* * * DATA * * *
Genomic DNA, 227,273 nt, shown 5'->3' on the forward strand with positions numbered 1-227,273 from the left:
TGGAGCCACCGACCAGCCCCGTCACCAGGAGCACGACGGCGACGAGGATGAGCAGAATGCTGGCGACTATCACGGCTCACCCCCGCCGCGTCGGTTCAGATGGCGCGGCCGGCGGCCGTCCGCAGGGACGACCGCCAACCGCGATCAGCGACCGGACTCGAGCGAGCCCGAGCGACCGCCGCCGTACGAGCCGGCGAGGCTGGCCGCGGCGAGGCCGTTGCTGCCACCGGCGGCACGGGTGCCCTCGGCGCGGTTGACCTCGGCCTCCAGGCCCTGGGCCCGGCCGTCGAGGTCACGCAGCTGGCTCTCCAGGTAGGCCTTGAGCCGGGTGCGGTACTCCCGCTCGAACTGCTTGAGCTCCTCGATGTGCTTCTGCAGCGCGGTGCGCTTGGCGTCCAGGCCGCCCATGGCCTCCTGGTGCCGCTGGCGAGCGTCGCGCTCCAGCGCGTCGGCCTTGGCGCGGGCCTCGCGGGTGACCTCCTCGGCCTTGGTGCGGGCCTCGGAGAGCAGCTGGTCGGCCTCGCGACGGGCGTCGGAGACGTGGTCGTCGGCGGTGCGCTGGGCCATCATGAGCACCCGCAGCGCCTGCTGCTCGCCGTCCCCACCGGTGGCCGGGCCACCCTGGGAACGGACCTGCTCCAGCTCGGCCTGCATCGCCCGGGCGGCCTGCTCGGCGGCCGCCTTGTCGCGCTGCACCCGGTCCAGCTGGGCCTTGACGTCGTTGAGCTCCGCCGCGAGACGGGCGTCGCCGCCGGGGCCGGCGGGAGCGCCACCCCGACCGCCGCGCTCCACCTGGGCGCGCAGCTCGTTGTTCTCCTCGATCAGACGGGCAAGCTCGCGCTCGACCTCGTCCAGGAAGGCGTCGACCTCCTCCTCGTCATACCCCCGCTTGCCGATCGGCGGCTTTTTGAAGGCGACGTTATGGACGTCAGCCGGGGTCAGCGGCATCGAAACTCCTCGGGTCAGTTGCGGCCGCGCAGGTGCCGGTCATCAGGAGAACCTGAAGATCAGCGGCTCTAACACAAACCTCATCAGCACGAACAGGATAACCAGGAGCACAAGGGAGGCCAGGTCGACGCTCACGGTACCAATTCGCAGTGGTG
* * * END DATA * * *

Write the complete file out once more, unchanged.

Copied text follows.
Genomic DNA, 227,273 nt, shown 5'->3' on the forward strand with positions numbered 1-227,273 from the left:
TGGAGCCACCGACCAGCCCCGTCACCAGGAGCACGACGGCGACGAGGATGAGCAGAATGCTGGCGACTATCACGGCTCACCCCCGCCGCGTCGGTTCAGATGGCGCGGCCGGCGGCCGTCCGCAGGGACGACCGCCAACCGCGATCAGCGACCGGACTCGAGCGAGCCCGAGCGACCGCCGCCGTACGAGCCGGCGAGGCTGGCCGCGGCGAGGCCGTTGCTGCCACCGGCGGCACGGGTGCCCTCGGCGCGGTTGACCTCGGCCTCCAGGCCCTGGGCCCGGCCGTCGAGGTCACGCAGCTGGCTCTCCAGGTAGGCCTTGAGCCGGGTGCGGTACTCCCGCTCGAACTGCTTGAGCTCCTCGATGTGCTTCTGCAGCGCGGTGCGCTTGGCGTCCAGGCCGCCCATGGCCTCCTGGTGCCGCTGGCGAGCGTCGCGCTCCAGCGCGTCGGCCTTGGCGCGGGCCTCGCGGGTGACCTCCTCGGCCTTGGTGCGGGCCTCGGAGAGCAGCTGGTCGGCCTCGCGACGGGCGTCGGAGACGTGGTCGTCGGCGGTGCGCTGGGCCATCATGAGCACCCGCAGCGCCTGCTGCTCGCCGTCCCCACCGGTGGCCGGGCCACCCTGGGAACGGACCTGCTCCAGCTCGGCCTGCATCGCCCGGGCGGCCTGCTCGGCGGCCGCCTTGTCGCGCTGCACCCGGTCCAGCTGGGCCTTGACGTCGTTGAGCTCCGCCGCGAGACGGGCGTCGCCGCCGGGGCCGGCGGGAGCGCCACCCCGACCGCCGCGCTCCACCTGGGCGCGCAGCTCGTTGTTCTCCTCGATCAGACGGGCAAGCTCGCGCTCGACCTCGTCCAGGAAGGCGTCGACCTCCTCCTCGTCATACCCCCGCTTGCCGATCGGCGGCTTTTTGAAGGCGACGTTATGGACGTCAGCCGGGGTCAGCGGCATCGAAACTCCTCGGGTCAGTTGCGGCCGCGCAGGTGCCGGTCATCAGGAGAACCTGAAGATCAGCGGCTCTAACACAAACCTCATCAGCACGAACAGGATAACCAGGAGCACAAGGGAGGCCAGGTCGACGCTCACGGTACCAATTCGCAGTGGTG